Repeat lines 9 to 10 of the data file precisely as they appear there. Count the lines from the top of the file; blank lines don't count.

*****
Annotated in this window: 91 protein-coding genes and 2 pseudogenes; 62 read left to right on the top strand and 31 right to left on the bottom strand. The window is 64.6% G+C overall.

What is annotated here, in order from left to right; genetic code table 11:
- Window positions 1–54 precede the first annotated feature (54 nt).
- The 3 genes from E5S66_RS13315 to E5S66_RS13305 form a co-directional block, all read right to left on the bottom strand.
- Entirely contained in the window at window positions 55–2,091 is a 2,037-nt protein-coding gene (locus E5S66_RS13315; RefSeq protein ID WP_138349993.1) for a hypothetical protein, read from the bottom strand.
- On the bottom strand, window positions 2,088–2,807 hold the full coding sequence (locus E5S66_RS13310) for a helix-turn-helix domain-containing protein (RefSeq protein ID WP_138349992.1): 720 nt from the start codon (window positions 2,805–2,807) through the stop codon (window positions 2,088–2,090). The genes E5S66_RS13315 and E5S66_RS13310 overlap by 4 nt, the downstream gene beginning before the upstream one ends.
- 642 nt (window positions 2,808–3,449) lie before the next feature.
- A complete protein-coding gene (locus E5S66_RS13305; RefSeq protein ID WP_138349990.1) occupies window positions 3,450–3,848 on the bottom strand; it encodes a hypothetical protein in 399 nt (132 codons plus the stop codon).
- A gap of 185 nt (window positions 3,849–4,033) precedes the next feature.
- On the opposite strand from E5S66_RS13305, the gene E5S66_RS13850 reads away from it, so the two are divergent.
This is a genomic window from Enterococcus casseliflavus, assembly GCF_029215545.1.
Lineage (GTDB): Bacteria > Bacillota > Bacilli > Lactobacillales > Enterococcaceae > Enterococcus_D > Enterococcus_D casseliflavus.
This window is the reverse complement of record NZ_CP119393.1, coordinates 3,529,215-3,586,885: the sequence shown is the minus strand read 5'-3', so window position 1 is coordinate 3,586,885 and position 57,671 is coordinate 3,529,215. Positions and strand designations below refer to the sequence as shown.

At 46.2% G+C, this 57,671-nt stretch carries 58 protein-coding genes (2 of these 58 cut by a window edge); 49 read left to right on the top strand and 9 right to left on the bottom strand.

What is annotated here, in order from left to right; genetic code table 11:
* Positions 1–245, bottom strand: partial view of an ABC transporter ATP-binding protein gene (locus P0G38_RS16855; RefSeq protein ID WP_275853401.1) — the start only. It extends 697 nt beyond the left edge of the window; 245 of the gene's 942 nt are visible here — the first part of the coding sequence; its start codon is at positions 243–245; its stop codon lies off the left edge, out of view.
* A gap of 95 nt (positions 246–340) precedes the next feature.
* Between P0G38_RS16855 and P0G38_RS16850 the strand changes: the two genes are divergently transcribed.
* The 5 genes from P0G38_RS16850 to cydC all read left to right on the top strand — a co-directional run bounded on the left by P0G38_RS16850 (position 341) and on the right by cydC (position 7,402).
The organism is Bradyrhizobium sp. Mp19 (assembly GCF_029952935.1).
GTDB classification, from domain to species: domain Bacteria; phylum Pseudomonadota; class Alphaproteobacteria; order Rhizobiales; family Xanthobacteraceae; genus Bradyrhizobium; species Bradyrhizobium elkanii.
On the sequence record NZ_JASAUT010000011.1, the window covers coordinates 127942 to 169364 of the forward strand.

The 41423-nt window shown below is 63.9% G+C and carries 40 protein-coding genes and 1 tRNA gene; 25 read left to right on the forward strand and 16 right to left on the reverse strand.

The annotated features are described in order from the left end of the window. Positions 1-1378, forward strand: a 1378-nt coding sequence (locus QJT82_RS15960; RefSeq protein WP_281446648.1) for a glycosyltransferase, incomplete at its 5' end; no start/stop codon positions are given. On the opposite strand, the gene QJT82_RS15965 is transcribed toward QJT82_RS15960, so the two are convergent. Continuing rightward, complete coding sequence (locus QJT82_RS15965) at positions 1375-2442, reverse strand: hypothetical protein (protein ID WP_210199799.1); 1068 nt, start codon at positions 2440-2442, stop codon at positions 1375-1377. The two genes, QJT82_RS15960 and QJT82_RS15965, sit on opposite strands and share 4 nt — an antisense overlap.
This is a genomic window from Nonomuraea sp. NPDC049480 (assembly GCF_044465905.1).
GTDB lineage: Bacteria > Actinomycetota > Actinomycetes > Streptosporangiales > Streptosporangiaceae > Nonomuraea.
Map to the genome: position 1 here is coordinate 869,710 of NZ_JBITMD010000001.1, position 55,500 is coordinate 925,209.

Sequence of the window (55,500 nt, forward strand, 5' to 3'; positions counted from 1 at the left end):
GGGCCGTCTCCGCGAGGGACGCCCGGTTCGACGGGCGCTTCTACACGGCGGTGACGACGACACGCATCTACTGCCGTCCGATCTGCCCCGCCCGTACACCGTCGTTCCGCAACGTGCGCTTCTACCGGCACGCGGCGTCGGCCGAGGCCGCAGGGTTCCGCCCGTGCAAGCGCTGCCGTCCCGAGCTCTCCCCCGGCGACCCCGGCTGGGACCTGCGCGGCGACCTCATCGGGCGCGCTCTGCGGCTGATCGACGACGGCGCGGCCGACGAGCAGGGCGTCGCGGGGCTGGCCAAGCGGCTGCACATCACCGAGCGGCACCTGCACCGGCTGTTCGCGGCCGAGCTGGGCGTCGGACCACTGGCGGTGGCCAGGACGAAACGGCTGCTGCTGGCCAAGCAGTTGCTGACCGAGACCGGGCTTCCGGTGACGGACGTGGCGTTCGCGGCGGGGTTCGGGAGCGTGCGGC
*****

- A gap of 185 nt (window positions 3,849–4,033) precedes the next feature.
- On the opposite strand from E5S66_RS13305, the gene E5S66_RS13850 reads away from it, so the two are divergent.